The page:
Monday, December 27, 2010

Reader's Diary #674- Selma Lagerlöf: The Animal's New Years Eve

Just Googling "New Years Short Story" yields so much trivia. Now when the final Jeopardy answer is "The first woman to win a Nobel Prize in literature," I'll know to ask "Who is Selma Lagerlöf?" and I'll collect a cool $25,000 while Ken Jennings sobs quietly at his podium and Sean Connery mutters something inappropriate at his. It could happen.

Lagerlöf's "The Animal's New Year's Eve" story is certainly intriguing. While returning home from visiting with a sick person, a man finds that while his mind has been wandering, his horse has led him off track. However all his efforts to turn his horse around meet with resistance from the animal. Finally, the man senses that the horse is trying to relay a message and lets it lead him where it wishes. Then the night gets a whole lot stranger.

I enjoyed the folklorish/ fairy tale quality of the story but it may also have been a drawback. In particular, I had problems with the wood nymph. (A sentence I never thought I'd utter.) Although maybe it's the translation. Here's the first sentence in which the wood-nymph appears:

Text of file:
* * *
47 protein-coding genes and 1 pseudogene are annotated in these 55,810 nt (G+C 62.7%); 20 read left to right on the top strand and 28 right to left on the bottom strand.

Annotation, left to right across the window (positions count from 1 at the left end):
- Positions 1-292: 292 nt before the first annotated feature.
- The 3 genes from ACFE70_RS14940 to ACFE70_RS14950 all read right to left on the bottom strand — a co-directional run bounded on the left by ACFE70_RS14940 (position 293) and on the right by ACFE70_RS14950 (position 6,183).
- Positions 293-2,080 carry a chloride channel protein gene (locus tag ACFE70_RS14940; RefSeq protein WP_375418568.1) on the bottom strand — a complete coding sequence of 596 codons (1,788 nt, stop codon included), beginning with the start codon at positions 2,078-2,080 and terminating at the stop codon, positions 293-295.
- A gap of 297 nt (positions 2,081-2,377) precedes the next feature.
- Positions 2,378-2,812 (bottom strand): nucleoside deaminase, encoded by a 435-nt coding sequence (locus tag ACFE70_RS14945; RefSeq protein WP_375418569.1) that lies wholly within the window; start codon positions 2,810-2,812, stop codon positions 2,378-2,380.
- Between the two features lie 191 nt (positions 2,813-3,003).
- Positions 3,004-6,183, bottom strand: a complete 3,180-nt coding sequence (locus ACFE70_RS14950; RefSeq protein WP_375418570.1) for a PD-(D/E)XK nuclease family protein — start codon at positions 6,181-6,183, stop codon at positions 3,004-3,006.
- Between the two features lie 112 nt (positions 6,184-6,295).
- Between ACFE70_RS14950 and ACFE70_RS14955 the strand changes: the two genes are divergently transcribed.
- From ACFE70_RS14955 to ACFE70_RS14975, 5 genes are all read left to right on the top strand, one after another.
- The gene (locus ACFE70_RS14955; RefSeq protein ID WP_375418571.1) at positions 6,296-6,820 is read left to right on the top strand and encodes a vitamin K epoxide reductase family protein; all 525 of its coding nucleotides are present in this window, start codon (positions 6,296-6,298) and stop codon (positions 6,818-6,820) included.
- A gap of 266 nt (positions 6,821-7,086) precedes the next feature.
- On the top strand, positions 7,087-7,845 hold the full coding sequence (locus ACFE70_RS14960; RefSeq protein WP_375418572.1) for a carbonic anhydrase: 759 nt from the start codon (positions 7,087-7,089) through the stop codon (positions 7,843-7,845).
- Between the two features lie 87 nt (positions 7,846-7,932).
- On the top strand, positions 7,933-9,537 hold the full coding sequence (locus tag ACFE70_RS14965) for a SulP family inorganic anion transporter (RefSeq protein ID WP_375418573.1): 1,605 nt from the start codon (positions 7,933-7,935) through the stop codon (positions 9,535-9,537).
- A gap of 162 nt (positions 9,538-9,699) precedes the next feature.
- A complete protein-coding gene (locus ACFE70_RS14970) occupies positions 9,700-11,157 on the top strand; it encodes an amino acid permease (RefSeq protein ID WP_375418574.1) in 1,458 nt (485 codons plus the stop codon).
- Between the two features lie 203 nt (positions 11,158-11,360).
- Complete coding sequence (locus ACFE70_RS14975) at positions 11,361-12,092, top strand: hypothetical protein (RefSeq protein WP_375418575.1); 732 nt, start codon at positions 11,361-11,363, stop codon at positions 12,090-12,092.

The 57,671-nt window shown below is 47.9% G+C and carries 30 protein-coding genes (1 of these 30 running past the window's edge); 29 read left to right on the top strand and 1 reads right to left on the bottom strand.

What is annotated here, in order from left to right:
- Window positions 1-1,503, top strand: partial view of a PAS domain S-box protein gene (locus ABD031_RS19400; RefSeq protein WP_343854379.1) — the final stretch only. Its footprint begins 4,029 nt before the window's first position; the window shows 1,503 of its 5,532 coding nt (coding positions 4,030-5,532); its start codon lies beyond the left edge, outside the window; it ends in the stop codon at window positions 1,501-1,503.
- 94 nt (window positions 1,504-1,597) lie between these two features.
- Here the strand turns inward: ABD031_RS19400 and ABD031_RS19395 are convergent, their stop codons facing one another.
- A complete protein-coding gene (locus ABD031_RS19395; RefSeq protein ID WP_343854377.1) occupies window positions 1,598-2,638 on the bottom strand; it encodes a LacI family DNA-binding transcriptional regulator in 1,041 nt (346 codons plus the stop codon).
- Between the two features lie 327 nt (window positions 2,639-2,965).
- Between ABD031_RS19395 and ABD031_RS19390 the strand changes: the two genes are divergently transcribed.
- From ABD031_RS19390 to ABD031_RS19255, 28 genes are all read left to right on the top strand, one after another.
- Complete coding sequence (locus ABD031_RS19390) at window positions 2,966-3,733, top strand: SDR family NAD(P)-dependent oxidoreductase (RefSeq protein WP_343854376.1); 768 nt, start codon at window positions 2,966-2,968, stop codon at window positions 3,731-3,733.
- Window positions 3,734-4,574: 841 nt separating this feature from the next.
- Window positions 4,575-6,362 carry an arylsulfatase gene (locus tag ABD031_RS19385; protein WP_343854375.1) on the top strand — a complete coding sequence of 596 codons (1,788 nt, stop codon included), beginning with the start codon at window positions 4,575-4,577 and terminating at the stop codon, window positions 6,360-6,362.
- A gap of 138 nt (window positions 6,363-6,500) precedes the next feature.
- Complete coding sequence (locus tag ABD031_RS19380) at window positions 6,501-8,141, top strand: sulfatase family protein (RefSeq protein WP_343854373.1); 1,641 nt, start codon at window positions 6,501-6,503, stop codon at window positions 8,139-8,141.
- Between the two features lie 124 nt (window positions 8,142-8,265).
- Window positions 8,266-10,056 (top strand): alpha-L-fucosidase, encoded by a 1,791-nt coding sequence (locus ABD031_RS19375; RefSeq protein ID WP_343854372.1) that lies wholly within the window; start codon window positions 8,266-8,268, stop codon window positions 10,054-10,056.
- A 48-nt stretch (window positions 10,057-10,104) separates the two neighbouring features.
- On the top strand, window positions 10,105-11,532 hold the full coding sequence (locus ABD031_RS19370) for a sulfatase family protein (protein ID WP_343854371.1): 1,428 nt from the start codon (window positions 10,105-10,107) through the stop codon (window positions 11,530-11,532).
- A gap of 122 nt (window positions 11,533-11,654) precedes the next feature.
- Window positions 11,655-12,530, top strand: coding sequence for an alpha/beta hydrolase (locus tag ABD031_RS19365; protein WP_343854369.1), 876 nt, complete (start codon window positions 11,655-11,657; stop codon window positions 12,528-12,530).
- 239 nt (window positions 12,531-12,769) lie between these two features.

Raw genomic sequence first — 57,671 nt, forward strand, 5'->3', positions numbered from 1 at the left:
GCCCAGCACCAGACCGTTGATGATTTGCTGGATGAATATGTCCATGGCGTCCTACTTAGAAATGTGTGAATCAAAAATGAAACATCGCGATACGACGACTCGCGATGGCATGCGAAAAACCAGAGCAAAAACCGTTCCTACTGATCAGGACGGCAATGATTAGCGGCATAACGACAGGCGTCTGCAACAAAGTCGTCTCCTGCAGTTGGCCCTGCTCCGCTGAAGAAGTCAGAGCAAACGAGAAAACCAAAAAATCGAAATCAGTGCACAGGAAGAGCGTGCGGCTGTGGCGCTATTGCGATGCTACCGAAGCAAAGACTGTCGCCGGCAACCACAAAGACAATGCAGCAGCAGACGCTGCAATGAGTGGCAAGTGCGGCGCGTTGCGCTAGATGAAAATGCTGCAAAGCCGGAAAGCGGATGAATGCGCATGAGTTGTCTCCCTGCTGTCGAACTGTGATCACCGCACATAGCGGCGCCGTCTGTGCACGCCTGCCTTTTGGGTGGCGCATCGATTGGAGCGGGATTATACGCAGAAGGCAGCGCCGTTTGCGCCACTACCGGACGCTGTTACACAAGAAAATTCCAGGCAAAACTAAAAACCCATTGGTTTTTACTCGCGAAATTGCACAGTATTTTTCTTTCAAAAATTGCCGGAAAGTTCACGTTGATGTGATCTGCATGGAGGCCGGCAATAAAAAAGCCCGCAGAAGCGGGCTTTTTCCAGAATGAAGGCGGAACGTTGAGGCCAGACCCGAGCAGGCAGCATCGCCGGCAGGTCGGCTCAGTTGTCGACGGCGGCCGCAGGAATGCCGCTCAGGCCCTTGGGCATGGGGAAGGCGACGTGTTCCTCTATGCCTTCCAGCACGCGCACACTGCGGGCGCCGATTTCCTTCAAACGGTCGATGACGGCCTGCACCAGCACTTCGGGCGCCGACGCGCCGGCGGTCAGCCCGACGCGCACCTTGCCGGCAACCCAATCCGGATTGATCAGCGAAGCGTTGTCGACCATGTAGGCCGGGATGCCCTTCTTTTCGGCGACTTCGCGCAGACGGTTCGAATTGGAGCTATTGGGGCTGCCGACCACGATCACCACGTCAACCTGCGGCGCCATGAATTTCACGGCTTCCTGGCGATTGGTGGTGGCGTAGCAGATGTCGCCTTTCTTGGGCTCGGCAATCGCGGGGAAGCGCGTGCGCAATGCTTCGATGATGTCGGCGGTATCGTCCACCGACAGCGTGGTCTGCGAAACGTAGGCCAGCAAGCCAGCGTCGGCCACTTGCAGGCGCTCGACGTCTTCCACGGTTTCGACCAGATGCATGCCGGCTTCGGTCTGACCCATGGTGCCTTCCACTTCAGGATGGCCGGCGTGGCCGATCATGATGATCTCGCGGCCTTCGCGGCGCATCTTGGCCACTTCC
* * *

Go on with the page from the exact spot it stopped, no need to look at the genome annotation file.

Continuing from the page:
Upon the huge rock at the centre was the Wood-nymph, who held in her hand a pine torch which burned in a big red flame.
I don't know who that is. But the definitive suggests that I should. Changing it to a Wood-nymph instead of the Wood-nymph only partially improves the situation. It follows with a brief description of the nymph, but it doesn't explain what it is. The capital only suggests further that Lagerlöf's readers were expected to have a little background knowledge as to who the Wood-nymph is. It's a small complaint, to be sure, and I'd be 100% okay with it if a Swedish person was to tell me that "yes [ja], we all tell stories of the Wood-nymph in our childhoods, she's a demon creature who plays pranks" or something of the sort. Then I'd know whether I'm the problem or if it's the writing or translation.

(Did you write a post for Short Story Monday? If so, please leave a link in the comments below.)


Anonymous said...

Time to do your research! A quick google search reveals that there is such a mythical figure as the wood-nymph in Swedish folklore...

This week, I celebrated St Stephen's day by reviewing an Irish drinking story:


Teddy Rose said...

I would have never know what that was either. I guess that is because we aren't from Sweden.

I reviewed Tow's Company and concur with your review of it: